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Hum Mol Genet. 2012 Feb 15;21(4):799-810. doi: 10.1093/hmg/ddr511. Epub 2011 Nov 7.

Postnatal neurogenesis generates heterotopias, olfactory micronodules and cortical infiltration following single-cell Tsc1 deletion.

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Department of Neurosurgery, Yale University School of Medicine, New Haven, CT 06520-8082, USA.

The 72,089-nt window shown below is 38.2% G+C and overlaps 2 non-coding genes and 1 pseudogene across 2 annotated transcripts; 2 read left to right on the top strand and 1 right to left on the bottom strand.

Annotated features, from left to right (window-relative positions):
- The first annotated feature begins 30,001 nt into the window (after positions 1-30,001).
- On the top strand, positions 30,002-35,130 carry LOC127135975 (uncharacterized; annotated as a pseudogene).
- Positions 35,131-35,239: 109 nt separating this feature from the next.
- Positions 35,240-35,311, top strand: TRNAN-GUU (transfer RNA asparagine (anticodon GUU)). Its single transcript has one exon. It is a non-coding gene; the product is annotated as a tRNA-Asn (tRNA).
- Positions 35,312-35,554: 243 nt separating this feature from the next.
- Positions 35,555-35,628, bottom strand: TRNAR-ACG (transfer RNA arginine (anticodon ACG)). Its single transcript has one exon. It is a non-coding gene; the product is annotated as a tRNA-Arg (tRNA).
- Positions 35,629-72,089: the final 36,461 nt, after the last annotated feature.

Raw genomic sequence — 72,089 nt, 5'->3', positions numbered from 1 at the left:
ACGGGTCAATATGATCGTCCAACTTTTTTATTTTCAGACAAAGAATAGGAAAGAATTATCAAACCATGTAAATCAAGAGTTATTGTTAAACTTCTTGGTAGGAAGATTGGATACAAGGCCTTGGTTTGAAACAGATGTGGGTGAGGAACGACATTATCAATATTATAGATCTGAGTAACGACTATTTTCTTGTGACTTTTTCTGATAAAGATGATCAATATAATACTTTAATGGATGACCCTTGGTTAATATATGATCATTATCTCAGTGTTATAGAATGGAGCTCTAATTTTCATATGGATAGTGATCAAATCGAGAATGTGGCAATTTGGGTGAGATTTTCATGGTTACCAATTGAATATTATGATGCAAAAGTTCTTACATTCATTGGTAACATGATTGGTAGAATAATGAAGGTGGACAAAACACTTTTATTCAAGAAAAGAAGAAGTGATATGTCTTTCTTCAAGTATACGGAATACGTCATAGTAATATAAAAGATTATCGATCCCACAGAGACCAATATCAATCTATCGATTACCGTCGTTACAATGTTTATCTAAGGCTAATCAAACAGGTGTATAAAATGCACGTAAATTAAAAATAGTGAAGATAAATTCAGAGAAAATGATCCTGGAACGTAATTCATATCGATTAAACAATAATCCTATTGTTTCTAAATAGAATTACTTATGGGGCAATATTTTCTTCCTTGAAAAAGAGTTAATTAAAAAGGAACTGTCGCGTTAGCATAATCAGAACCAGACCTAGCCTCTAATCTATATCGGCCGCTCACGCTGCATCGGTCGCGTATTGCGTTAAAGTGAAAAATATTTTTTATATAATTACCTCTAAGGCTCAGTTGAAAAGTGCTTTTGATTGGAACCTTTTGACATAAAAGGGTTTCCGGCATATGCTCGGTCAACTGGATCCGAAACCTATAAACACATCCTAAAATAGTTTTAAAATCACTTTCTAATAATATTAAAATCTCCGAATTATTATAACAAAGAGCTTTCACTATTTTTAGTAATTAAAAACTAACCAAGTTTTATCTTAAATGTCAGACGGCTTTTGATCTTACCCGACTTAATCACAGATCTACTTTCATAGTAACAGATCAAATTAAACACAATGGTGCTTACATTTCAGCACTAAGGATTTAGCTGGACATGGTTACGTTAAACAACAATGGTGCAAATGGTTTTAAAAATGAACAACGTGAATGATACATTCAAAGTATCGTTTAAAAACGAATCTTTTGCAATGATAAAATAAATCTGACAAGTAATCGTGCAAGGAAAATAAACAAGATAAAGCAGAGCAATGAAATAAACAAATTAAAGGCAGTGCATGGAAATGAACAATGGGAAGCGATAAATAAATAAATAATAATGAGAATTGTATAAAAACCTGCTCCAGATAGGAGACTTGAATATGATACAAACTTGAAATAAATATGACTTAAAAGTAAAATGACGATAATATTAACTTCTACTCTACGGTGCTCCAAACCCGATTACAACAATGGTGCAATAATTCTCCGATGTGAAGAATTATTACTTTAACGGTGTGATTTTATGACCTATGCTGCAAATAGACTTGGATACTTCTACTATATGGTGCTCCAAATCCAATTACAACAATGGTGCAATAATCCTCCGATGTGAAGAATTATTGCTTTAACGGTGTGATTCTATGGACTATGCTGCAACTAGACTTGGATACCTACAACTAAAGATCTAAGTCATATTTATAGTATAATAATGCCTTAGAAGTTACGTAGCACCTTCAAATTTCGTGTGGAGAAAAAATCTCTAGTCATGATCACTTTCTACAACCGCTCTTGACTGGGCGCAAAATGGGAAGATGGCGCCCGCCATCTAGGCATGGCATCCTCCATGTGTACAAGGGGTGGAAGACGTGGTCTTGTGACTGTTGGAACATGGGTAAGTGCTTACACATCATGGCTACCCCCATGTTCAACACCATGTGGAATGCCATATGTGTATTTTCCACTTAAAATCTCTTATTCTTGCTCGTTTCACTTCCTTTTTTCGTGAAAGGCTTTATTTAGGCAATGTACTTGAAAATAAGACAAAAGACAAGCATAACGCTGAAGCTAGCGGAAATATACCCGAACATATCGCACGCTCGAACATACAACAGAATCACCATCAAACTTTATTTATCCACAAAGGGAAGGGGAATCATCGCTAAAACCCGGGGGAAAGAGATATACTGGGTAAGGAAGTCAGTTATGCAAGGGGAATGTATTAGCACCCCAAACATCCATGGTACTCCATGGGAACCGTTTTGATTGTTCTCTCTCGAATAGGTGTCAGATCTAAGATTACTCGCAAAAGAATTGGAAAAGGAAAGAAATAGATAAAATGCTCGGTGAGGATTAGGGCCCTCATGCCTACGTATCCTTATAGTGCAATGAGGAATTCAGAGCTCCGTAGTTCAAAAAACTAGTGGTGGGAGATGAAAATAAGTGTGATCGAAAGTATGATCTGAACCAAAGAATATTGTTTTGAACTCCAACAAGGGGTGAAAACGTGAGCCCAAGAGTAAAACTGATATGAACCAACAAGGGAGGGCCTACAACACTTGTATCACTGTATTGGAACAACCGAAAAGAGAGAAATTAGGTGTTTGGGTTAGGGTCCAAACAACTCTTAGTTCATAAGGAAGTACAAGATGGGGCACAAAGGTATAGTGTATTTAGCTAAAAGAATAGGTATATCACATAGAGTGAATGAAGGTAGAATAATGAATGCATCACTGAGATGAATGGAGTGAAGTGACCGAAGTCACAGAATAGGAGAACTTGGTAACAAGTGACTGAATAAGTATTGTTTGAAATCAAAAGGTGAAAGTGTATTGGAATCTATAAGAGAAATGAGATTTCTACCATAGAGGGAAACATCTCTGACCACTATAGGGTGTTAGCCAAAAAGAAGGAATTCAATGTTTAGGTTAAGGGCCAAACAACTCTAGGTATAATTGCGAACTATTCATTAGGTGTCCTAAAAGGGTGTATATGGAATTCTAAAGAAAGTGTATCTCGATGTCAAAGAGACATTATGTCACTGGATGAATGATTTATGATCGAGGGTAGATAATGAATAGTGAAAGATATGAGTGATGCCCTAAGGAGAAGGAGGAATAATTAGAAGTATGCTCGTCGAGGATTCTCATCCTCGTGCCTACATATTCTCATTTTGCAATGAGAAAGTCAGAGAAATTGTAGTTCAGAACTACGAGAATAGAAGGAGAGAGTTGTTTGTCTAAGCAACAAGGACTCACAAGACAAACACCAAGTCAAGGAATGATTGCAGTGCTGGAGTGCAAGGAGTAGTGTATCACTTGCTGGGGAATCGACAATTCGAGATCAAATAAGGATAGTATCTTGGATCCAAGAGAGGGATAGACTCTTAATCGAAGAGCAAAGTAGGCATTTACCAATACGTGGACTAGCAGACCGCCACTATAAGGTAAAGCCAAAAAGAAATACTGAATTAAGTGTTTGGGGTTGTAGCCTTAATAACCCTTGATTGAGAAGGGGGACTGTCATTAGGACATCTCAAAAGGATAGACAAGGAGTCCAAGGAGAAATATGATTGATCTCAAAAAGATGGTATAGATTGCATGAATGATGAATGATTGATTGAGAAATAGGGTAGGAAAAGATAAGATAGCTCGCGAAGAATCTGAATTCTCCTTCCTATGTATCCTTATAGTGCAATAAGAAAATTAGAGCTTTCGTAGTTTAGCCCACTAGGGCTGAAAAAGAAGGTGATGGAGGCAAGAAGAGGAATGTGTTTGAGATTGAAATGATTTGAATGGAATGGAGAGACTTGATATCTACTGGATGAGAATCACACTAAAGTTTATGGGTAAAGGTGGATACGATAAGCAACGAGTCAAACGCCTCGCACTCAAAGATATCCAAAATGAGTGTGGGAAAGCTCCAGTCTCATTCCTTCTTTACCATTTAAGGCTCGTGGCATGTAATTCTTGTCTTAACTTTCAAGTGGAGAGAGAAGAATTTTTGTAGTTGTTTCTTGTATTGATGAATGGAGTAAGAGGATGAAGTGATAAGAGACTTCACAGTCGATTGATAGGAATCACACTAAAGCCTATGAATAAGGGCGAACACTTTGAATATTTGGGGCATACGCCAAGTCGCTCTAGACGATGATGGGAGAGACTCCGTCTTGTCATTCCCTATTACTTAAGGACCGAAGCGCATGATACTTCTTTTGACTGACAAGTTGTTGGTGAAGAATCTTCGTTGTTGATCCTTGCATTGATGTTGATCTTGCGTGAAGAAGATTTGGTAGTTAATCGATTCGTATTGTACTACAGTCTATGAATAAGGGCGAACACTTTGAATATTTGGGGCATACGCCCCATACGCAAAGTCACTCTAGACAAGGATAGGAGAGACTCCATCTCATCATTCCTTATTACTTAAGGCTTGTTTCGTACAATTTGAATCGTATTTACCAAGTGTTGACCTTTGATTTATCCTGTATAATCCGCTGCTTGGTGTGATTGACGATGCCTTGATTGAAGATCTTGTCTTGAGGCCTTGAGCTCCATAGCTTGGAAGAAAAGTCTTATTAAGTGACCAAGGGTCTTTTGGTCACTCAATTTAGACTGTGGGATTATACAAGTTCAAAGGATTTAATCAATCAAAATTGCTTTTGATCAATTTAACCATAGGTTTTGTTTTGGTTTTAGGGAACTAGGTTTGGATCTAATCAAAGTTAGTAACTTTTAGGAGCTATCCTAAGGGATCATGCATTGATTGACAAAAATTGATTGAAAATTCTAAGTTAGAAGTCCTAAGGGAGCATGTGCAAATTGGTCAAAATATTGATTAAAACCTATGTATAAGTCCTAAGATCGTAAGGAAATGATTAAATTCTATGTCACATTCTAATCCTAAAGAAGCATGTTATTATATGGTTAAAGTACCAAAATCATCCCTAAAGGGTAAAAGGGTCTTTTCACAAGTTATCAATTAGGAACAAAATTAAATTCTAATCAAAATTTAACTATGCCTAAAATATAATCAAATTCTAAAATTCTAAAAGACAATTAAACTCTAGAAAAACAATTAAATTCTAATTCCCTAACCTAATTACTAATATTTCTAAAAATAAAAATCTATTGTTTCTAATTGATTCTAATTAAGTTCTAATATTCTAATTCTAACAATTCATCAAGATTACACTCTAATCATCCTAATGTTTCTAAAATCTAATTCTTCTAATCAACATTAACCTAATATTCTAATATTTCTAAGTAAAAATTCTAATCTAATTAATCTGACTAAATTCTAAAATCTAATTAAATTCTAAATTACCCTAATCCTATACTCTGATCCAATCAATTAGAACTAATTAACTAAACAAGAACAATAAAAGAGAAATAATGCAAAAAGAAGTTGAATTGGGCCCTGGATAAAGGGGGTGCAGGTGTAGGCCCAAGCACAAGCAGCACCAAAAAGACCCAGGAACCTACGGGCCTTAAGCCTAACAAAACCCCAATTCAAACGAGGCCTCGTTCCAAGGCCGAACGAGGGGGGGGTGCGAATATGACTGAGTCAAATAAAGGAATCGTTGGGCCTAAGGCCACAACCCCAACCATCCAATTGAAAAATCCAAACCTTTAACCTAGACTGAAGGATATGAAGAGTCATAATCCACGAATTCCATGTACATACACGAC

Neurological symptoms in tuberous sclerosis complex (TSC) and associated brain lesions are thought to arise from abnormal embryonic neurogenesis due to inherited mutations in Tsc1 or Tsc2. Neurogenesis persists postnatally in the human subventricular zone (SVZ) where slow-growing tumors containing Tsc-mutant cells are generated in TSC patients. However, whether Tsc-mutant neurons from the postnatal SVZ contribute to brain lesions and abnormal circuit remodeling in forebrain structures remain unexplored. Here, we report the formation of olfactory lesions following conditional genetic Tsc1 deletion in the postnatal SVZ using transgenic mice or targeted single-cell electroporation. These lesions include migratory heterotopias and olfactory micronodules containing neurons with a hypertrophic dendritic tree. Most significantly, our data identify migrating glial and neuronal precursors that are re-routed and infiltrate forebrain structures (e.g. cortex) and become glia and neurons. These data show that Tsc1-mutant cells from the neonatal and juvenile SVZ generate brain lesions and structural abnormalities, which would not be visible using conventional non-invasive imaging. These findings also raise the hypothesis that micronodules and the persistent infiltration of cells to forebrain structures may contribute to network malfunction leading to progressive neuropsychiatric symptoms in TSC.

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